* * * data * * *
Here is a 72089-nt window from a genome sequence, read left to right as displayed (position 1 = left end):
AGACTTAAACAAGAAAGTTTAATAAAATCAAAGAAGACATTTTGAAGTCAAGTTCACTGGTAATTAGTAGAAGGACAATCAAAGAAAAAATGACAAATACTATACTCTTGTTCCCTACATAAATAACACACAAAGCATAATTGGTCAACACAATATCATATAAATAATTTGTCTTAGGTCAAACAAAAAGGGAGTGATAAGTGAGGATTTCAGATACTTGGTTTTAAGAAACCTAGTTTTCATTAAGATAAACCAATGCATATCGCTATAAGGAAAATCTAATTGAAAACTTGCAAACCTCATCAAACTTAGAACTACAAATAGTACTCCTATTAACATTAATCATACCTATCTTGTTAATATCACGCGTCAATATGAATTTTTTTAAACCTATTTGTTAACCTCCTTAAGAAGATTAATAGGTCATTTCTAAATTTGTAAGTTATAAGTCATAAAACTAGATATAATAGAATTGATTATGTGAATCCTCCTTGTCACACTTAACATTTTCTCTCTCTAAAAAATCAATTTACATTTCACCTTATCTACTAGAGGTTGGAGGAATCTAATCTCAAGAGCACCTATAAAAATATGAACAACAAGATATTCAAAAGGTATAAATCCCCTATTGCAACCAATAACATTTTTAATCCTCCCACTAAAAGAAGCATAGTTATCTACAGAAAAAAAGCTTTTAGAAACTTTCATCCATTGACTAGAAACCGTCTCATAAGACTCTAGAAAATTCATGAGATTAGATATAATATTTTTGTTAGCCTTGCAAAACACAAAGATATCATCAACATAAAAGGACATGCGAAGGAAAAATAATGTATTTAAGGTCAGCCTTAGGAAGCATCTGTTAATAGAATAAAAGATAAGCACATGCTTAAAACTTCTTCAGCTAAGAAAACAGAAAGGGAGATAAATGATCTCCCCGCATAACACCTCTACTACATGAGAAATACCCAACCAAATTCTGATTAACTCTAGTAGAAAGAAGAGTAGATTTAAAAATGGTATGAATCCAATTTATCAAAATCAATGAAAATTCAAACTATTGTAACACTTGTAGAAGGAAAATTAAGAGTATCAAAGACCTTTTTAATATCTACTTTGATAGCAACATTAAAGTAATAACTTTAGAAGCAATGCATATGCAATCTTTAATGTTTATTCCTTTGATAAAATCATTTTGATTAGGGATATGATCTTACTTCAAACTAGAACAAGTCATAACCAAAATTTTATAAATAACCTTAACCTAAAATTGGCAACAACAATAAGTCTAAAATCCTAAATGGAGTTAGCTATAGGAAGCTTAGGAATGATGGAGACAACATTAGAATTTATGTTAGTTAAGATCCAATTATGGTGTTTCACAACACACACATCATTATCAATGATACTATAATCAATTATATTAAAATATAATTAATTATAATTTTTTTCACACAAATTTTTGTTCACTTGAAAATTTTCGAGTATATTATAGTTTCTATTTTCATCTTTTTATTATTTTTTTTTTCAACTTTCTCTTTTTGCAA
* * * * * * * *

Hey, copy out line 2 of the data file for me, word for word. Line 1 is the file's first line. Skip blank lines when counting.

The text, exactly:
AGACTTAAACAAGAAAGTTTAATAAAATCAAAGAAGACATTTTGAAGTCAAGTTCACTGGTAATTAGTAGAAGGACAATCAAAGAAAAAATGACAAATACTATACTCTTGTTCCCTACATAAATAACACACAAAGCATAATTGGTCAACACAATATCATATAAATAATTTGTCTTAGGTCAAACAAAAAGGGAGTGATAAGTGAGGATTTCAGATACTTGGTTTTAAGAAACCTAGTTTTCATTAAGATAAACCAATGCATATCGCTATAAGGAAAATCTAATTGAAAACTTGCAAACCTCATCAAACTTAGAACTACAAATAGTACTCCTATTAACATTAATCATACCTATCTTGTTAATATCACGCGTCAATATGAATTTTTTTAAACCTATTTGTTAACCTCCTTAAGAAGATTAATAGGTCATTTCTAAATTTGTAAGTTATAAGTCATAAAACTAGATATAATAGAATTGATTATGTGAATCCTCCTTGTCACACTTAACATTTTCTCTCTCTAAAAAATCAATTTACATTTCACCTTATCTACTAGAGGTTGGAGGAATCTAATCTCAAGAGCACCTATAAAAATATGAACAACAAGATATTCAAAAGGTATAAATCCCCTATTGCAACCAATAACATTTTTAATCCTCCCACTAAAAGAAGCATAGTTATCTACAGAAAAAAAGCTTTTAGAAACTTTCATCCATTGACTAGAAACCGTCTCATAAGACTCTAGAAAATTCATGAGATTAGATATAATATTTTTGTTAGCCTTGCAAAACACAAAGATATCATCAACATAAAAGGACATGCGAAGGAAAAATAATGTATTTAAGGTCAGCCTTAGGAAGCATCTGTTAATAGAATAAAAGATAAGCACATGCTTAAAACTTCTTCAGCTAAGAAAACAGAAAGGGAGATAAATGATCTCCCCGCATAACACCTCTACTACATGAGAAATACCCAACCAAATTCTGATTAACTCTAGTAGAAAGAAGAGTAGATTTAAAAATGGTATGAATCCAATTTATCAAAATCAATGAAAATTCAAACTATTGTAACACTTGTAGAAGGAAAATTAAGAGTATCAAAGACCTTTTTAATATCTACTTTGATAGCAACATTAAAGTAATAACTTTAGAAGCAATGCATATGCAATCTTTAATGTTTATTCCTTTGATAAAATCATTTTGATTAGGGATATGATCTTACTTCAAACTAGAACAAGTCATAACCAAAATTTTATAAATAACCTTAACCTAAAATTGGCAACAACAATAAGTCTAAAATCCTAAATGGAGTTAGCTATAGGAAGCTTAGGAATGATGGAGACAACATTAGAATTTATGTTAGTTAAGATCCAATTATGGTGTTTCACAACACACACATCATTATCAATGATACTATAATCAATTATATTAAAATATAATTAATTATAATTTTTTTCACACAAATTTTTGTTCACTTGAAAATTTTCGAGTATATTATAGTTTCTATTTTCATCTTTTTATTATTTTTTTTTTCAACTTTCTCTTTTTGCAA